MELBOURNE (Reuters) - Beach Energy, Australia’s third-largest independent oil and gas producer, ended the 2019 financial year more cashed up than expected and plans to step up spending on drilling while keeping an eye out for acquisitions, its boss said on Wednesday.
Beach paid off debt on its A$1.6 billion ($1.1 billion) acquisition of Lattice Energy within just 18 months, two years earlier than originally planned, with the help of an asset sale and strong cash flow from its expanded portfolio.
The company ended the year to June 30 with net cash of A$172 million, and with undrawn credit facilities has a warchest of A$622 million, which Managing Director Matt Kay said could be spent on more exploration and production drilling.
Annual output rose 55% to 29.4 million barrels of oil equivalent (mmboe), just beating the top end of Beach’s forecast, the company said in its quarterly production report.
“If you look at the way our business is performing, we’re still getting an 84 percent success rate on our drilling across the year. So you will see us absolutely reinvest in our business,” Kay told Reuters in an interview.
Capital spending for FY2019 came in at A$447 million, just below its forecast.
Analysts said another acquisition would be tempting for Beach, to keep up its strong growth profile.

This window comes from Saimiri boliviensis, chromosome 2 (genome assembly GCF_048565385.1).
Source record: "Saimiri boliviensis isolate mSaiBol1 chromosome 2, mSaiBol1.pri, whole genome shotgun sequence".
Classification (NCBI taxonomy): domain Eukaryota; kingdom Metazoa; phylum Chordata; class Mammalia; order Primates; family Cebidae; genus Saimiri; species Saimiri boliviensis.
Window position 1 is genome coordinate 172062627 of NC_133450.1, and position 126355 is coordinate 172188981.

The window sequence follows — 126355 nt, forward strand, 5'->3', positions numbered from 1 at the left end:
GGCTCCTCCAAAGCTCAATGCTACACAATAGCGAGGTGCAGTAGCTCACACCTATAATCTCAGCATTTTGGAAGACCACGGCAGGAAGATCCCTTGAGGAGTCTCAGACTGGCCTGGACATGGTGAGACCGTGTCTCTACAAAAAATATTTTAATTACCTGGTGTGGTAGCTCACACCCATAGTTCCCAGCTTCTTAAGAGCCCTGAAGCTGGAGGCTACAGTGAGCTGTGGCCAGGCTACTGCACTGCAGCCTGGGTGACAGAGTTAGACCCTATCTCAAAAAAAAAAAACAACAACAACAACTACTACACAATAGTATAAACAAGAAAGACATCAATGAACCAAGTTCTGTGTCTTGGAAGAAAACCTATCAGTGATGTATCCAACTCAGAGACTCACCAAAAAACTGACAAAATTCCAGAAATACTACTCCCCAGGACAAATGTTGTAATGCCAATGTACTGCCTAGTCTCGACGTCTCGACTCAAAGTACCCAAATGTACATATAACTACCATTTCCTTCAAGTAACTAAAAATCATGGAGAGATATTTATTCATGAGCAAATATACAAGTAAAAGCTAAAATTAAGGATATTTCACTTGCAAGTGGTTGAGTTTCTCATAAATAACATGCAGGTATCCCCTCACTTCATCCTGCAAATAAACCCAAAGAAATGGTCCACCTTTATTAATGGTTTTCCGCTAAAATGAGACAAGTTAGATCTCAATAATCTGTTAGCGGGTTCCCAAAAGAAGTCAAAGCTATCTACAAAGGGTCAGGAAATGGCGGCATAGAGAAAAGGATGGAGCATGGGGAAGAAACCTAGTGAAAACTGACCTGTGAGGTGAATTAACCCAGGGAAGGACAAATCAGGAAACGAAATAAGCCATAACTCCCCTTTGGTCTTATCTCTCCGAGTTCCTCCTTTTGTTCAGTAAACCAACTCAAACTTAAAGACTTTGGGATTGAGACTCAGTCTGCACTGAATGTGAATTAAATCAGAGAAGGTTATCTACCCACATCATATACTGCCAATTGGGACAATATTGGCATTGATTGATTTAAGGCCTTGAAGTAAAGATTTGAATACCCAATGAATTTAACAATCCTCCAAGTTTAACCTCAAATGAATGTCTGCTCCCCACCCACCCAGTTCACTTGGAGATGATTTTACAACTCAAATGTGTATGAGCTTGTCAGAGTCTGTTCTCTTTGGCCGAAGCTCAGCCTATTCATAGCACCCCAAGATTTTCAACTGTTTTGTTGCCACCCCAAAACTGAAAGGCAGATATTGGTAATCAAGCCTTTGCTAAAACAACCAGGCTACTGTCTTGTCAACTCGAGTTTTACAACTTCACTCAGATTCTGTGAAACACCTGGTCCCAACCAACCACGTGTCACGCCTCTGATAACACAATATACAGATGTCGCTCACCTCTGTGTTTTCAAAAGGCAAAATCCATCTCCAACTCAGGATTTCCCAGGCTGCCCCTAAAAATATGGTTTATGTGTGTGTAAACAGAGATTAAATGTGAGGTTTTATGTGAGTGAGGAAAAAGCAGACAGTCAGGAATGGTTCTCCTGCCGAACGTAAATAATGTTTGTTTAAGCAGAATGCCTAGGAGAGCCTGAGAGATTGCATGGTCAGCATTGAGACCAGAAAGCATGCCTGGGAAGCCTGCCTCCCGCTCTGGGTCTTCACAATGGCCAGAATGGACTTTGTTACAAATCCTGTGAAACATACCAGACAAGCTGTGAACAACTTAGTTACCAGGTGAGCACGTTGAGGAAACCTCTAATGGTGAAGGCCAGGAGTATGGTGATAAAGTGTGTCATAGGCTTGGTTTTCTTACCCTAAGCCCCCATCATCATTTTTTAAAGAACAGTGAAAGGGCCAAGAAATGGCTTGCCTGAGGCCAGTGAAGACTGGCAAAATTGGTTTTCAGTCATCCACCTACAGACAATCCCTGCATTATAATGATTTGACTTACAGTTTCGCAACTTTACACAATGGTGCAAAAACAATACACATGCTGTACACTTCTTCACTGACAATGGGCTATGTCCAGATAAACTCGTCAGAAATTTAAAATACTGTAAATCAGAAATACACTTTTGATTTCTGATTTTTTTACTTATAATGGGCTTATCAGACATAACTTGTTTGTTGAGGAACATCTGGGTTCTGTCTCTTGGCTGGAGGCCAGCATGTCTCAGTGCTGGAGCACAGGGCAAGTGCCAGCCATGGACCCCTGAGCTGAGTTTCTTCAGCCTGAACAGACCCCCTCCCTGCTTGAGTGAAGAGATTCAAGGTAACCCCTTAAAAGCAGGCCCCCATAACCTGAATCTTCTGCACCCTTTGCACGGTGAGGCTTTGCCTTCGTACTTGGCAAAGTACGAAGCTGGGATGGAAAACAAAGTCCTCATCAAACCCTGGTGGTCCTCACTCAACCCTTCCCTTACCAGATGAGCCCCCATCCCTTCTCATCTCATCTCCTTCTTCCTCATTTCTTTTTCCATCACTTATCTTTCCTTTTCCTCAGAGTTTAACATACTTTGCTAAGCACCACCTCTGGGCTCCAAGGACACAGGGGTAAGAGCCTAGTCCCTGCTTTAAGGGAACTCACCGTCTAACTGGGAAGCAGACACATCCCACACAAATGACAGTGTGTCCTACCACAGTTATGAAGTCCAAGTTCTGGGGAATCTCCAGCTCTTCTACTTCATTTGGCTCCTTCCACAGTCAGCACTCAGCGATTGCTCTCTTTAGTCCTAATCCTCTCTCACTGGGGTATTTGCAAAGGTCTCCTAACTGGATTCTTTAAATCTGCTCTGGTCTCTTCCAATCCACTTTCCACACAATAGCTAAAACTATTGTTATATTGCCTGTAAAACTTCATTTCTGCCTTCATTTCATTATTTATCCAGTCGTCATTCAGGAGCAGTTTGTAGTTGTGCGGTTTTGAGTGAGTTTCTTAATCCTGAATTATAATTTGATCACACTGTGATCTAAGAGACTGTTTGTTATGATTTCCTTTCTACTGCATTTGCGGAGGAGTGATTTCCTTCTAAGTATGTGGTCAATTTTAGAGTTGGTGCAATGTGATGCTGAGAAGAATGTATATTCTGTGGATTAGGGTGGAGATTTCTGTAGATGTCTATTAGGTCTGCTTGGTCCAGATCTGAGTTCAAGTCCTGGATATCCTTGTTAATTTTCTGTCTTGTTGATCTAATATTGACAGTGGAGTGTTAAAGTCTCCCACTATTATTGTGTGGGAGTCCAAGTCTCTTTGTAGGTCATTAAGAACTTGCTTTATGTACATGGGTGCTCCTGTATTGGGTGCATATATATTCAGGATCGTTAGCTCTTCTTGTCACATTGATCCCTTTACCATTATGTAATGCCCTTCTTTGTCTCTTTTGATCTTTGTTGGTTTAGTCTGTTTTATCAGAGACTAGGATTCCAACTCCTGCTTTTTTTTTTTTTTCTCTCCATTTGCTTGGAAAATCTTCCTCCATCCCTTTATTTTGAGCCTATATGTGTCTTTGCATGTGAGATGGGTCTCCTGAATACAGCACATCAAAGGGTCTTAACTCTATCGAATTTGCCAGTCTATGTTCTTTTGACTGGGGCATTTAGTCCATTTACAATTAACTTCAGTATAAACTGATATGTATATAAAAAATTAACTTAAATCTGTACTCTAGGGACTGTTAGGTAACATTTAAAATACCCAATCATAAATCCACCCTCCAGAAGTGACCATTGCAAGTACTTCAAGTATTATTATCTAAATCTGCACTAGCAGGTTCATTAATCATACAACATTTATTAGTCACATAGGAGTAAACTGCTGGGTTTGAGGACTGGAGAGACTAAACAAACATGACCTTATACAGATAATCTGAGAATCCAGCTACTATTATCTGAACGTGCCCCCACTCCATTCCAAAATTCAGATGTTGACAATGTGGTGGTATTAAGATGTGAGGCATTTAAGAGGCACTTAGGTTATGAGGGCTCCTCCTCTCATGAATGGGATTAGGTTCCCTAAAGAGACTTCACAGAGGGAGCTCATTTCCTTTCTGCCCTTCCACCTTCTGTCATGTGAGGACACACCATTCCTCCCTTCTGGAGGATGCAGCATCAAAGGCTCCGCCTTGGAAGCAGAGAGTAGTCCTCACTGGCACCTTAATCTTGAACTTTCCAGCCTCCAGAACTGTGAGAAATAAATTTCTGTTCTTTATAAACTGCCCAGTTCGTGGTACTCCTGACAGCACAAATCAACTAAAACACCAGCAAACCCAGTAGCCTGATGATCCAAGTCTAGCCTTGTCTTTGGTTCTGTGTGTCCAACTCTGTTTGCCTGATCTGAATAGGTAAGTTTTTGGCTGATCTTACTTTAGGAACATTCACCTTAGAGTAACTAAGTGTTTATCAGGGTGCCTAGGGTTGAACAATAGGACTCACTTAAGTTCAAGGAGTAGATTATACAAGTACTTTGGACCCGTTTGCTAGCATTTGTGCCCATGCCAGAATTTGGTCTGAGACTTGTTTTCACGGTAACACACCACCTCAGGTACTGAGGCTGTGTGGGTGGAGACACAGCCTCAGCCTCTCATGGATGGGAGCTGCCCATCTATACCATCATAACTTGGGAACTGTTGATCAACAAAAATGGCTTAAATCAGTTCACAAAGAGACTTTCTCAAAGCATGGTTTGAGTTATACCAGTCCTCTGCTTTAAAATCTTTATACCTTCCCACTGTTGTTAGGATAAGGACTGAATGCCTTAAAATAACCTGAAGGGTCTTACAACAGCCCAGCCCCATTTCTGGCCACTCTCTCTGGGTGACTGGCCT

“If so, we believe acquiring assets with exposure to LNG or the east coast gas market would be high on the list,” Wood Mackenzie analyst David Low said.
Kay didn’t rule out further acquisitions.
“We’re certainly not in any desperation position from an acquisition perspective at the moment, but we always have an eye out for opportunities,” he said.
Beach’s shares rose as much as 3.9% after the result but last traded up 0.3%.
However its shares have been the best performer among Australia’s energy producers so far this year, up 52%, catapulting Beach into the Australian stock exchange’s top 100 index in June.
The company’s main challenge is to advance its big growth project, the Waitsia gas development onshore in Western Australia, run by its 50% partner Mitsui & Co. The project has run into delays struggling to line up gas buyers.
On Wednesday, their major rivals Chevron Corp and Woodside Petroleum announced they had signed long term gas deals to supply one of the biggest gas consumers in Western Australia, South32’s Worsley Alumina plant.
“It’s one less customer for Waitsia to chase on an already delayed project. It does highlight it’s pretty competitive out there,” said an analyst, who declined to be named as he is not authorized to talk to the media.
Reporting by Sonali Paul; editing by Richard Pullin